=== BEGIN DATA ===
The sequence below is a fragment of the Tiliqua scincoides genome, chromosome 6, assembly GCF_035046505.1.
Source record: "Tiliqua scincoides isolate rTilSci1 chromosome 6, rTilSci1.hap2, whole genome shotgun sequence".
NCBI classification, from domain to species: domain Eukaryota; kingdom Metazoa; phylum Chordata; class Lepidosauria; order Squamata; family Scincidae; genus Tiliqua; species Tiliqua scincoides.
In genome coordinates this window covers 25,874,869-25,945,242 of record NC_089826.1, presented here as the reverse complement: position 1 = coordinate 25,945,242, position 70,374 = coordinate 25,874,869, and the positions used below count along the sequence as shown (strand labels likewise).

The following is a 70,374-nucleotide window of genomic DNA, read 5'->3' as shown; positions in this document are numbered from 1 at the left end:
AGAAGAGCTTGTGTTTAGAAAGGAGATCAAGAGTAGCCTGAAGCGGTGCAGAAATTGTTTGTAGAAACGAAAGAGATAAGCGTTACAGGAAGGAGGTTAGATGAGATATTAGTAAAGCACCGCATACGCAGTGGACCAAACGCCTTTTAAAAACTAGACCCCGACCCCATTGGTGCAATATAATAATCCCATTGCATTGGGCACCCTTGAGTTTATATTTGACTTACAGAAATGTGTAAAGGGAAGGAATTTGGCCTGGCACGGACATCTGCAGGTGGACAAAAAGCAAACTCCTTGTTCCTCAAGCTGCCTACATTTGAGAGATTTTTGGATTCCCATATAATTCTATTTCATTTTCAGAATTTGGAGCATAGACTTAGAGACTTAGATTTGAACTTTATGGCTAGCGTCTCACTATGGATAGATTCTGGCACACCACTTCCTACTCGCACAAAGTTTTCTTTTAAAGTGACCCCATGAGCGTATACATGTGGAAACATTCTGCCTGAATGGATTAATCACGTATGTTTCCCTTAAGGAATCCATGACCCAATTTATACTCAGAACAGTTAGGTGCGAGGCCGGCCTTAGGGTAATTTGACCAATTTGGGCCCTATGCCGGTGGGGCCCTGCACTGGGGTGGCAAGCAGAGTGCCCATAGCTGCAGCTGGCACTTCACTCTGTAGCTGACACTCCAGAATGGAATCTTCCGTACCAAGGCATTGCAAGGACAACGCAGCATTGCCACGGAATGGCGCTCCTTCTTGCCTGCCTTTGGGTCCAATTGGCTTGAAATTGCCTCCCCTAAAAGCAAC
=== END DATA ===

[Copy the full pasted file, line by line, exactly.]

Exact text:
The sequence below is a fragment of the Tiliqua scincoides genome, chromosome 6, assembly GCF_035046505.1.
Source record: "Tiliqua scincoides isolate rTilSci1 chromosome 6, rTilSci1.hap2, whole genome shotgun sequence".
NCBI classification, from domain to species: domain Eukaryota; kingdom Metazoa; phylum Chordata; class Lepidosauria; order Squamata; family Scincidae; genus Tiliqua; species Tiliqua scincoides.
In genome coordinates this window covers 25,874,869-25,945,242 of record NC_089826.1, presented here as the reverse complement: position 1 = coordinate 25,945,242, position 70,374 = coordinate 25,874,869, and the positions used below count along the sequence as shown (strand labels likewise).

The following is a 70,374-nucleotide window of genomic DNA, read 5'->3' as shown; positions in this document are numbered from 1 at the left end:
AGAAGAGCTTGTGTTTAGAAAGGAGATCAAGAGTAGCCTGAAGCGGTGCAGAAATTGTTTGTAGAAACGAAAGAGATAAGCGTTACAGGAAGGAGGTTAGATGAGATATTAGTAAAGCACCGCATACGCAGTGGACCAAACGCCTTTTAAAAACTAGACCCCGACCCCATTGGTGCAATATAATAATCCCATTGCATTGGGCACCCTTGAGTTTATATTTGACTTACAGAAATGTGTAAAGGGAAGGAATTTGGCCTGGCACGGACATCTGCAGGTGGACAAAAAGCAAACTCCTTGTTCCTCAAGCTGCCTACATTTGAGAGATTTTTGGATTCCCATATAATTCTATTTCATTTTCAGAATTTGGAGCATAGACTTAGAGACTTAGATTTGAACTTTATGGCTAGCGTCTCACTATGGATAGATTCTGGCACACCACTTCCTACTCGCACAAAGTTTTCTTTTAAAGTGACCCCATGAGCGTATACATGTGGAAACATTCTGCCTGAATGGATTAATCACGTATGTTTCCCTTAAGGAATCCATGACCCAATTTATACTCAGAACAGTTAGGTGCGAGGCCGGCCTTAGGGTAATTTGACCAATTTGGGCCCTATGCCGGTGGGGCCCTGCACTGGGGTGGCAAGCAGAGTGCCCATAGCTGCAGCTGGCACTTCACTCTGTAGCTGACACTCCAGAATGGAATCTTCCGTACCAAGGCATTGCAAGGACAACGCAGCATTGCCACGGAATGGCGCTCCTTCTTGCCTGCCTTTGGGTCCAATTGGCTTGAAATTGCCTCCCCTAAAAGCAAC